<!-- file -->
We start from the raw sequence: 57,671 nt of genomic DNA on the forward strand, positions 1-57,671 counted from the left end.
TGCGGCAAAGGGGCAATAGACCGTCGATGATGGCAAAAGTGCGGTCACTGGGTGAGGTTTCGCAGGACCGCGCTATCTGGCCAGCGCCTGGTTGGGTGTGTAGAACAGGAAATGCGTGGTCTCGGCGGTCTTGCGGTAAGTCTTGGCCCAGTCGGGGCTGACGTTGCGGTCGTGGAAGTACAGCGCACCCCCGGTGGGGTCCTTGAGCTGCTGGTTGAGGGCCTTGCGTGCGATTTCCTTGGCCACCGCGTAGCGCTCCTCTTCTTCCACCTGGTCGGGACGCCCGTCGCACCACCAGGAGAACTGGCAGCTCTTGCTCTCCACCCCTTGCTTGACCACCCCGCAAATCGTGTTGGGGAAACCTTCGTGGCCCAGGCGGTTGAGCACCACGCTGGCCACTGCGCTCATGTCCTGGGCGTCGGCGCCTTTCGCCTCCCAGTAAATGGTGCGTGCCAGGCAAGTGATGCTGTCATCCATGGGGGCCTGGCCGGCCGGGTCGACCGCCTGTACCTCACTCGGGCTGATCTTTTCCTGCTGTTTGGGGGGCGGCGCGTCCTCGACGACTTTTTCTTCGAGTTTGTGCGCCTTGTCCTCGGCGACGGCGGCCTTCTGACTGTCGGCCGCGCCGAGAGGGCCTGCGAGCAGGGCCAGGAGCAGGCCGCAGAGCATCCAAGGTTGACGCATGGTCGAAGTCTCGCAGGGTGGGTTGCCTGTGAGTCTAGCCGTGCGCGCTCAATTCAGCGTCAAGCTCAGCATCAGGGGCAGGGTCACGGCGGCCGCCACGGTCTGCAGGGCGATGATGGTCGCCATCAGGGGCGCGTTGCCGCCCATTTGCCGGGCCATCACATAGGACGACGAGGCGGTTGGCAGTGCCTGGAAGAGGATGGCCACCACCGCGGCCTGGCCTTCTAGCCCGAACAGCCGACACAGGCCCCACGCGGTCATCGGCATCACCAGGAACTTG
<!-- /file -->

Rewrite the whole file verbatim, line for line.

We start from the raw sequence: 57,671 nt of genomic DNA on the forward strand, positions 1-57,671 counted from the left end.
TGCGGCAAAGGGGCAATAGACCGTCGATGATGGCAAAAGTGCGGTCACTGGGTGAGGTTTCGCAGGACCGCGCTATCTGGCCAGCGCCTGGTTGGGTGTGTAGAACAGGAAATGCGTGGTCTCGGCGGTCTTGCGGTAAGTCTTGGCCCAGTCGGGGCTGACGTTGCGGTCGTGGAAGTACAGCGCACCCCCGGTGGGGTCCTTGAGCTGCTGGTTGAGGGCCTTGCGTGCGATTTCCTTGGCCACCGCGTAGCGCTCCTCTTCTTCCACCTGGTCGGGACGCCCGTCGCACCACCAGGAGAACTGGCAGCTCTTGCTCTCCACCCCTTGCTTGACCACCCCGCAAATCGTGTTGGGGAAACCTTCGTGGCCCAGGCGGTTGAGCACCACGCTGGCCACTGCGCTCATGTCCTGGGCGTCGGCGCCTTTCGCCTCCCAGTAAATGGTGCGTGCCAGGCAAGTGATGCTGTCATCCATGGGGGCCTGGCCGGCCGGGTCGACCGCCTGTACCTCACTCGGGCTGATCTTTTCCTGCTGTTTGGGGGGCGGCGCGTCCTCGACGACTTTTTCTTCGAGTTTGTGCGCCTTGTCCTCGGCGACGGCGGCCTTCTGACTGTCGGCCGCGCCGAGAGGGCCTGCGAGCAGGGCCAGGAGCAGGCCGCAGAGCATCCAAGGTTGACGCATGGTCGAAGTCTCGCAGGGTGGGTTGCCTGTGAGTCTAGCCGTGCGCGCTCAATTCAGCGTCAAGCTCAGCATCAGGGGCAGGGTCACGGCGGCCGCCACGGTCTGCAGGGCGATGATGGTCGCCATCAGGGGCGCGTTGCCGCCCATTTGCCGGGCCATCACATAGGACGACGAGGCGGTTGGCAGTGCCTGGAAGAGGATGGCCACCACCGCGGCCTGGCCTTCTAGCCCGAACAGCCGACACAGGCCCCACGCGGTCATCGGCATCACCAGGAACTTG